Using the EIA policy scenarios and projections of the American Power Act (APA), WRI analyzed the potential additional costs or savings as a result of climate policy.
WRI established its U.S. office in 1982. We work to improve water quality, increase awareness of local climate change impacts, and identify cost-effective emissions-reduction opportunities in the United States. Learn more about our Eutrophication and Hypoxia, Water Quality Trading, U.S. Local Climate Impacts Initiative, and U.S. Climate Action projects.
WRI and Standard & Poor’s examined the possible credit implications of the policy scenarios for 13 of the most greenhouse gas-intensive chemicals manufacturing subsectors.
WRI and Standard & Poor
Weak Governance and the Gulf Oil Spill, a 30-Year Timeline
This timeline provides a wide-ranging review of the decisions, policies, participants and events that formed the backdrop to the April 2010 oil spill in the Gulf of Mexico. This timeline is intended to serve as a resource and reference tool for policymakers, academics and journalists interested...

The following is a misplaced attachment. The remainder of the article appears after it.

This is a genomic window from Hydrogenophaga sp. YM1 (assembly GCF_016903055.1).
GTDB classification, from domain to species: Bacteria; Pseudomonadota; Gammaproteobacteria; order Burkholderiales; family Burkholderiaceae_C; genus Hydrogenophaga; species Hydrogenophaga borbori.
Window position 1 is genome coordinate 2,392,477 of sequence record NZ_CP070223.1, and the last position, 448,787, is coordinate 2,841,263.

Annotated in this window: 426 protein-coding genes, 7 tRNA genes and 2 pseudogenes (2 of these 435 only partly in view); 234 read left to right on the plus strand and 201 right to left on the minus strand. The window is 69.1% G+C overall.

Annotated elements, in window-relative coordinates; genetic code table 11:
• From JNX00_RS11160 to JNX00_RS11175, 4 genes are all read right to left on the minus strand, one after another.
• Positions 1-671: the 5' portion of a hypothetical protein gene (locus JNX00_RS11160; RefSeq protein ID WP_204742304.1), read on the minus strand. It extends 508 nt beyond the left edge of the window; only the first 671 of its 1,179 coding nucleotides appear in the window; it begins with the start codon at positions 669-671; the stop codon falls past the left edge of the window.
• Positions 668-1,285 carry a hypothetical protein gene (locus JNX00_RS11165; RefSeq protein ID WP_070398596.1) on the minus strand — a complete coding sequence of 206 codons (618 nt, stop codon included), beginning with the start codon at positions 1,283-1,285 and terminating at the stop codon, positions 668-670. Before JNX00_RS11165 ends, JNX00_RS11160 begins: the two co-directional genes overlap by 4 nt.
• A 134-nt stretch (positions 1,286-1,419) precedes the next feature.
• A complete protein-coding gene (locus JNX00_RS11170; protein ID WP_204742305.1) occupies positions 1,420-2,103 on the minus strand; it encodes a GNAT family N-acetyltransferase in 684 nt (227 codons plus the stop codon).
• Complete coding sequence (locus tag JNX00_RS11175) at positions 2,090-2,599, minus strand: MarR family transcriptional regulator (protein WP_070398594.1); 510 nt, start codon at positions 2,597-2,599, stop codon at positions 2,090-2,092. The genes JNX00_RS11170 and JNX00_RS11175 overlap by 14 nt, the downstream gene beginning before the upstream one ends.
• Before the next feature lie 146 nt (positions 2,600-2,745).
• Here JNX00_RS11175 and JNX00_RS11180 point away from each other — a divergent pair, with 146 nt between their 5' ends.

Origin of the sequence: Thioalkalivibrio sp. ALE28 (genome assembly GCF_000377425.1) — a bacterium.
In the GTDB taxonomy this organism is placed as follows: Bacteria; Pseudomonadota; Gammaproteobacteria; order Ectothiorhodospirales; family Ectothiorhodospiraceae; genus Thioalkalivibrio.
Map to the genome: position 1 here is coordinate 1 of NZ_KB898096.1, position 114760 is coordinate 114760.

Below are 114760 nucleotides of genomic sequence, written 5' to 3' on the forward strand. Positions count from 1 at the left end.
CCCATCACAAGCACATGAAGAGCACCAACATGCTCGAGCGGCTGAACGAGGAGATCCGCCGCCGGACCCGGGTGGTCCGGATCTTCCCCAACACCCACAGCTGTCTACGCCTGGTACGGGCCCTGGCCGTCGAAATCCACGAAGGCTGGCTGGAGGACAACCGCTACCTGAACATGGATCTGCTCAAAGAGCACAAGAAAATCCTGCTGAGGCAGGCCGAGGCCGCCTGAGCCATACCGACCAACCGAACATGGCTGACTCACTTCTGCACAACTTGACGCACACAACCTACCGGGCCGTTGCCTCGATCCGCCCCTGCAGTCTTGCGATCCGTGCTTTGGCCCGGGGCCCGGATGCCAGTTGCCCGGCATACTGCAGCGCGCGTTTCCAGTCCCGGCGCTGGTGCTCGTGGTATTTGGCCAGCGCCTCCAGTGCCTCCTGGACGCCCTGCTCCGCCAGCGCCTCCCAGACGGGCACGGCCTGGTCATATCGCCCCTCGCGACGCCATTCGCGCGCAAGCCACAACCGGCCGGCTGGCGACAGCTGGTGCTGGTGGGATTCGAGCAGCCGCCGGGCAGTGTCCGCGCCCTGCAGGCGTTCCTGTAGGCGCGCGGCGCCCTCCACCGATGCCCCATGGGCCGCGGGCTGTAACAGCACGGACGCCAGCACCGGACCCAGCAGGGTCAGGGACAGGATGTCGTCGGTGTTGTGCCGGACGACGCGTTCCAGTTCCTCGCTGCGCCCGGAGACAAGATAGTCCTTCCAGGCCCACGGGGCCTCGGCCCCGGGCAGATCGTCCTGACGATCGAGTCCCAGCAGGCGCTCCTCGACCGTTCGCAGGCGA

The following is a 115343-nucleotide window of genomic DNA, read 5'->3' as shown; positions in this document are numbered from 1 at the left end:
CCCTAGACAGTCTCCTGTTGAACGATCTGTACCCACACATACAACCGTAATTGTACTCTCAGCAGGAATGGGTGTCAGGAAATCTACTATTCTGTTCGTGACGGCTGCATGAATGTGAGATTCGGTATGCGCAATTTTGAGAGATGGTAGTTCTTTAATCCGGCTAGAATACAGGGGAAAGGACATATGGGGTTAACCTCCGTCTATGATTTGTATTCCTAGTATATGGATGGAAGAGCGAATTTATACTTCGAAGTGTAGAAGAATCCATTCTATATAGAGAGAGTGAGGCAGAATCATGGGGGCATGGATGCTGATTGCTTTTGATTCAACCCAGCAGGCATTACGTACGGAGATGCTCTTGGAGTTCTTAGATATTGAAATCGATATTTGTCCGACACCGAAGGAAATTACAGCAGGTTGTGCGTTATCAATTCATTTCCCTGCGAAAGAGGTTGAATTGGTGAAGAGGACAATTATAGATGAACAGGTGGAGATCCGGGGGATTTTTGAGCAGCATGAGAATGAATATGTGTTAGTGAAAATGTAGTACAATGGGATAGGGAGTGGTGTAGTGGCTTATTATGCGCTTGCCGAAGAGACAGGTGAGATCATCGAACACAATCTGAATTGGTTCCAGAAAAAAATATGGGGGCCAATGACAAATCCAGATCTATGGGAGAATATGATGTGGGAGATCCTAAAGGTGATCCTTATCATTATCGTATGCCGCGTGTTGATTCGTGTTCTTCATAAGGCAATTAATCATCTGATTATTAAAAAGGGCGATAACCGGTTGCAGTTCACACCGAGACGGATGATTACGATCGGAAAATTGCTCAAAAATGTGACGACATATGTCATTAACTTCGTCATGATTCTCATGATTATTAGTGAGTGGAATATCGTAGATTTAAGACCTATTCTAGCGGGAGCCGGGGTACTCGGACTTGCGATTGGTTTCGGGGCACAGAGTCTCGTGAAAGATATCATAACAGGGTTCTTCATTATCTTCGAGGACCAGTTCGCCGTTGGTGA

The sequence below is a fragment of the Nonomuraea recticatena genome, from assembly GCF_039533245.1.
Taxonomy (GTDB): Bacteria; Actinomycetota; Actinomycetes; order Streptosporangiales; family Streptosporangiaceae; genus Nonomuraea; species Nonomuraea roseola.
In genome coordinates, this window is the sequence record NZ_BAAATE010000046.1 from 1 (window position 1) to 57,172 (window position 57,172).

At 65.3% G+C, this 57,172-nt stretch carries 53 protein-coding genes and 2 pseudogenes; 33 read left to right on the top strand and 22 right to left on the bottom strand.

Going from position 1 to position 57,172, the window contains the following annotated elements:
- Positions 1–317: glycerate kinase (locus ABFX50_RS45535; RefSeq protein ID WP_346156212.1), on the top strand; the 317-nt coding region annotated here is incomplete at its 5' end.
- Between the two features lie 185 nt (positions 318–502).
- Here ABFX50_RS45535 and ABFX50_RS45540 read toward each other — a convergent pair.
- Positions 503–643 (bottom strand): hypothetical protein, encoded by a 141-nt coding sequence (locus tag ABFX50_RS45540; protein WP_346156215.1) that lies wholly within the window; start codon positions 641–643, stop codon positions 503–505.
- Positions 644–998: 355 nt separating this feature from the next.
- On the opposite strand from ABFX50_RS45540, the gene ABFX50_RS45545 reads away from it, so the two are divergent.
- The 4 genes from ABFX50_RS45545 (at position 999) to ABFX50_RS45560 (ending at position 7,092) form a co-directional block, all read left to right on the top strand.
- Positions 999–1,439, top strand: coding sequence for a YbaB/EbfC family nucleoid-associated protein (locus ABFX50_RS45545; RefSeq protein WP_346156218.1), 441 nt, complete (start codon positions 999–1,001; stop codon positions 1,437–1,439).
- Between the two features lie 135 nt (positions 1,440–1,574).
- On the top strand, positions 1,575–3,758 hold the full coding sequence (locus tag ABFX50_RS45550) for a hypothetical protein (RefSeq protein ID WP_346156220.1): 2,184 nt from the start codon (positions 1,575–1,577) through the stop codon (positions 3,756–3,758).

Incentives for the U.S. South
This issue brief provides an overview of incentives, markets, and practices that can promote conservation and sustainable management in the forests of the southern United States.
Electricity consumers interested in switching to solar often find that traditional utility metering
arrangements based on a “one customer, one meter” model present barriers to selling power
back to the grid, siting projects, or owning systems jointly. These limitations are starting...
This post originally appeared on ChinaFAQs.org
Erin is an Associate for the People and Ecosystems Program.
This series of issue briefs explores incentives for ensuring that southern U.S. forests continue to supply the timber, water, recreation, and other benefits—known as “ecosystem services”—that people depend upon.
This chart is an adaptation based up the original chart from EEI.